Because of the nature of the stone industry in the early part of the twentieth century and because of the craft union set-up of labor organizations, the union was then limited more or less to quarrying and related work in the stone industry. However, from the very beginning, if fought for an industrial union because its leaders saw very early that quarrying was only a small part of the stone and allied products industry. It anticipated the rapid growth of, and the extension of the industry from the mines and quarries to the plants. It prophesied that the industry would reach into many and varied fields. Very early in the AFL days it was necessary to organize workers in related industries which were merely a natural and normal extension of quarrying and mining of stone and allied products.
As a result of the passage of the National Recovery Act in 1933 the Quarry Workers' International Union of North America began organizing in the related fields with some marked success. Following the ruling of the Supreme Court of the United States which made the National Recovery Act ineffectual, there was a lull until two events took place. The first and most important was the passage of the so-called Wagner Act and the second was the fight for industrial unionism within the AFL which was led by John L. Lewis and others at the famous Atlantic City convention in 1935. At that convention the representatives of the Quarry Workers' International Union of North America voted for the proposal calling for industrial organization within the AFL.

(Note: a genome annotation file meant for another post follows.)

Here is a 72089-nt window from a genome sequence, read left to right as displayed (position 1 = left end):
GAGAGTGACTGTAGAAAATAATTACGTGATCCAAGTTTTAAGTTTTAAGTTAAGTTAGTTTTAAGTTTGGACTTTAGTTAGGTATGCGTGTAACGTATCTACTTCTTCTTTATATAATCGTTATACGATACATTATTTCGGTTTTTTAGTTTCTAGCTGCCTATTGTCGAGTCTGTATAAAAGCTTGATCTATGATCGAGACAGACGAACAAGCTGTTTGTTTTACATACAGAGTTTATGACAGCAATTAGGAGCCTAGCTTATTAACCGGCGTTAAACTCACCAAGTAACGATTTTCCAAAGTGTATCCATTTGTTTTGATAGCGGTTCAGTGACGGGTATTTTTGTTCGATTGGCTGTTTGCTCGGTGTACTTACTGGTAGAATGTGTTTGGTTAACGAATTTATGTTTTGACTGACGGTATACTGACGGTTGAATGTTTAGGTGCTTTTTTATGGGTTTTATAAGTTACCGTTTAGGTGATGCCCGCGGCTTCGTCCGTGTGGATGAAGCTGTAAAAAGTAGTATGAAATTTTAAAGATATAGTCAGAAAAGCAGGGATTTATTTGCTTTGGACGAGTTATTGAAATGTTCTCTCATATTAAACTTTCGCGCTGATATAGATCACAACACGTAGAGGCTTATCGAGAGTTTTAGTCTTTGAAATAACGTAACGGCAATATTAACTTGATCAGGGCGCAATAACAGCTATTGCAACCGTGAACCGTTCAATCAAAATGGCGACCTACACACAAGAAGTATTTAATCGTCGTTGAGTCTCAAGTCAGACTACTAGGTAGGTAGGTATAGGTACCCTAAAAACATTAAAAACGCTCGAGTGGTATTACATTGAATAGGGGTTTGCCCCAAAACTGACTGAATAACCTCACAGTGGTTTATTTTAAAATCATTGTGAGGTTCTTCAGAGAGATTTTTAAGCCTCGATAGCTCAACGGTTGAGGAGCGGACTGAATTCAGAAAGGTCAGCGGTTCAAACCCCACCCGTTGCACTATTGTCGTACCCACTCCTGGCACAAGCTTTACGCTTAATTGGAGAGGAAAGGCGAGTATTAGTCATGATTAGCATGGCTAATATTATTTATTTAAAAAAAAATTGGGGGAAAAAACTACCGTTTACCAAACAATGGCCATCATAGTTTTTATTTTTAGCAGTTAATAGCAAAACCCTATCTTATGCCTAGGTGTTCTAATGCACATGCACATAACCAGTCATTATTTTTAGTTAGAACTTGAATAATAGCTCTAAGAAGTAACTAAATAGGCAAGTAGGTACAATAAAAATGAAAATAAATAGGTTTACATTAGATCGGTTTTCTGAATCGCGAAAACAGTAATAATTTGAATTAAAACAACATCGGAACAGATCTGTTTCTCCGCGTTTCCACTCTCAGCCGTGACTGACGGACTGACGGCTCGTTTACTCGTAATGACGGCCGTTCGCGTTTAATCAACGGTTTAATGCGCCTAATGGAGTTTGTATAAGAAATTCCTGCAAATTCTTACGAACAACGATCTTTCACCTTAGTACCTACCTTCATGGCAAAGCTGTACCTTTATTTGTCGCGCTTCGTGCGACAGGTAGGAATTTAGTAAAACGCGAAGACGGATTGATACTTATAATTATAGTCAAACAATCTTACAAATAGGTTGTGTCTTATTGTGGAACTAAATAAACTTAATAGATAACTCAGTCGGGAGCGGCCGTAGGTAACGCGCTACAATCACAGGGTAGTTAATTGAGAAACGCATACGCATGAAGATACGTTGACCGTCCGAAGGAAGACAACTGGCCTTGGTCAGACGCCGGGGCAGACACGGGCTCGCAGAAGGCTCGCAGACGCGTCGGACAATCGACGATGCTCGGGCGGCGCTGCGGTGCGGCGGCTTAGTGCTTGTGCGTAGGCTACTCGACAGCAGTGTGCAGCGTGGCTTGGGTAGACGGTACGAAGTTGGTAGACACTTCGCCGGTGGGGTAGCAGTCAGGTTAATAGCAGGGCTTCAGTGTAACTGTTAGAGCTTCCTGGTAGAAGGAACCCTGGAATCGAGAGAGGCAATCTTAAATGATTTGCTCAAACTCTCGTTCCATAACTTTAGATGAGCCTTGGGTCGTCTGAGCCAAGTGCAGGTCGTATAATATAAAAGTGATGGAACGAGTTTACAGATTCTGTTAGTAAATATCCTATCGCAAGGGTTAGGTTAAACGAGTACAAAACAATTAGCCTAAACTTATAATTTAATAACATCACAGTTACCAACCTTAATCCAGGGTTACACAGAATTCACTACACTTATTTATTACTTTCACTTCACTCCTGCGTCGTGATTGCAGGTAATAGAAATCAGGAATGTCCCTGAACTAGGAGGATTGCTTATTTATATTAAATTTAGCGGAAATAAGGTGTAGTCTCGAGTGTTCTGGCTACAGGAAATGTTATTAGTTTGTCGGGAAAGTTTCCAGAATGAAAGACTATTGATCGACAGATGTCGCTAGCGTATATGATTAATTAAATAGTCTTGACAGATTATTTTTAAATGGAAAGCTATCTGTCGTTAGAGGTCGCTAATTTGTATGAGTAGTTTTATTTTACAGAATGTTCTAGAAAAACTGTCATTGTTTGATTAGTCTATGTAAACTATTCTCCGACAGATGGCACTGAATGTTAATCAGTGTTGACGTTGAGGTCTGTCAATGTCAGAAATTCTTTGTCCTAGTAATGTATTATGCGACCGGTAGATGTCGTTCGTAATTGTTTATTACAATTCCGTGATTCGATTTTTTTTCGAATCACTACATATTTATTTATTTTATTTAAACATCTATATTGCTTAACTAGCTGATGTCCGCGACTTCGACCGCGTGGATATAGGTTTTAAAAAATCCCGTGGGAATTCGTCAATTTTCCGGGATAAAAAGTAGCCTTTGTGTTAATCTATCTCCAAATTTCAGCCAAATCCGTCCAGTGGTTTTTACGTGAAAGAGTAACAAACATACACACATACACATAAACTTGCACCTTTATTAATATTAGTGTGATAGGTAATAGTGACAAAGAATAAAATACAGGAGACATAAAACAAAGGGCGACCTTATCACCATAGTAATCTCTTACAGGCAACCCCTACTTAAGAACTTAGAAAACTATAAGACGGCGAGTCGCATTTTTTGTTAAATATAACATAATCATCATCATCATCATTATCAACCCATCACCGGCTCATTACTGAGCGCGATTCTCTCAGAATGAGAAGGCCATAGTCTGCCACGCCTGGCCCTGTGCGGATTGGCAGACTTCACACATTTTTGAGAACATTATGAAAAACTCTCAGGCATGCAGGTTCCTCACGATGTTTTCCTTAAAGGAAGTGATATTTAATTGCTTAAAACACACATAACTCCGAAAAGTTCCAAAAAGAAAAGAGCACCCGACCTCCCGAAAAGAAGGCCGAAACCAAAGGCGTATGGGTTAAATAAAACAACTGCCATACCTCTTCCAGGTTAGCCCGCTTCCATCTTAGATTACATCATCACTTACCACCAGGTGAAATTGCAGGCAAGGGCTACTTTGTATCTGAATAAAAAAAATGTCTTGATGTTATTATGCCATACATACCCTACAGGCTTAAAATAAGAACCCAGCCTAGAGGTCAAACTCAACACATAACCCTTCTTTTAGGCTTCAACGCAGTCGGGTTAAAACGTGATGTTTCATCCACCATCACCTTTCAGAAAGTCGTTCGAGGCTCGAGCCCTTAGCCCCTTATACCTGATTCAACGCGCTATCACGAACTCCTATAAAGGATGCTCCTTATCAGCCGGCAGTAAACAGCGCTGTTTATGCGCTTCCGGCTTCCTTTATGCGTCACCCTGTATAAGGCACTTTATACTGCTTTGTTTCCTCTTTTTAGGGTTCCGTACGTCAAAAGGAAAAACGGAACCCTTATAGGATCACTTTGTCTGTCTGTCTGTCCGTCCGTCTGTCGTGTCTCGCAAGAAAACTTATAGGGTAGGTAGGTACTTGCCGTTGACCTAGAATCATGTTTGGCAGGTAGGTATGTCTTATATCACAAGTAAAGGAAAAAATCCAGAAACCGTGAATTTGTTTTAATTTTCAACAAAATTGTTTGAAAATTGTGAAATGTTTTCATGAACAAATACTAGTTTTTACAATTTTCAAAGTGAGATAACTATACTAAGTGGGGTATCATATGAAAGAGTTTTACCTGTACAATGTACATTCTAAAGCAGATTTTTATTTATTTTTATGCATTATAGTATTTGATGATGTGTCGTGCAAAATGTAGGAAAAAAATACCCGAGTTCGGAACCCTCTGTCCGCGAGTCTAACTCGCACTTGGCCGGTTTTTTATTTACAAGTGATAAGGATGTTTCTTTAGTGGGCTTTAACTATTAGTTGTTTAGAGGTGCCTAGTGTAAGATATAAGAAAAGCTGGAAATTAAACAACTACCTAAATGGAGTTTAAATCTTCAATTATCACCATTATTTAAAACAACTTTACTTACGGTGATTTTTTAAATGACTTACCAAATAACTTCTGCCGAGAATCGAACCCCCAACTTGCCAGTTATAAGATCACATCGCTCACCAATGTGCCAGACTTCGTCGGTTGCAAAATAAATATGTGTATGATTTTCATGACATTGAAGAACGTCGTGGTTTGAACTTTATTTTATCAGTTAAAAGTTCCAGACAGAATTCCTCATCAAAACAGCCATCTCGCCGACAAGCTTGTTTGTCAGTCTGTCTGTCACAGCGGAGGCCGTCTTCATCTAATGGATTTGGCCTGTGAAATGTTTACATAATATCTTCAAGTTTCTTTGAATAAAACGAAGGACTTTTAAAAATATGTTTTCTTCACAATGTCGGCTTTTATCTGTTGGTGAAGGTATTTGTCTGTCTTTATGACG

While the Quarry Workers' Union was in the AFL and the workers in the industry were split up into nine unions bickering and quarreling with each other. This union faced its most costly prolonged struggles in the period 1934-1936 when it struck the Vermont Marble Company in Vermont; the marble company in Carthage, Missouri; the lime industry in Martinsburg, West Virginia; and the granite industry in Elberton, Georgia. It had to defend itself against raids of the AFL in the cement industry at the North American Cement Corp. at Security, Maryland. After a referendum vote to affiliate with the CIO a charter was granted to this union in January 14, 1938 by the CIO.
From the very beginning of the affiliation with the CIO the organizational activities of this union broadened. With industrial unionism the union was able to adjust itself to the expanding nature of the stone and related industries. The uses of stone and other minerals had expanded and changed in some four decades so that the original product could hardly be recognized. Varieties of stone, related minerals, and other material were crushed and mixed with chemicals in such a way that they could be used in industries, in homes, on the farms, in defense industries, and elsewhere. Accordingly, a change of the union's name became necessary. At the 1940 convention the name was changed to the United Stone and Allied Products Workers of America (see 1940 Convention Proceedings, present in the collection).
Note: most of the above description of the union was taken from a Brief of the USAPWA, from March, 1954 located in the folder "Ohio Brick and Tile Workers Dispute: Brief." For a more detailed history, see Sidney Jeanne Bertrand's thesis A Summary of Graniteville Branch #12 Quarry Workers Union 1922-1941, 1966.
117.5 Linear Feet (90 cartons, 1 box, 39 oversize ledgers)
Language of Materials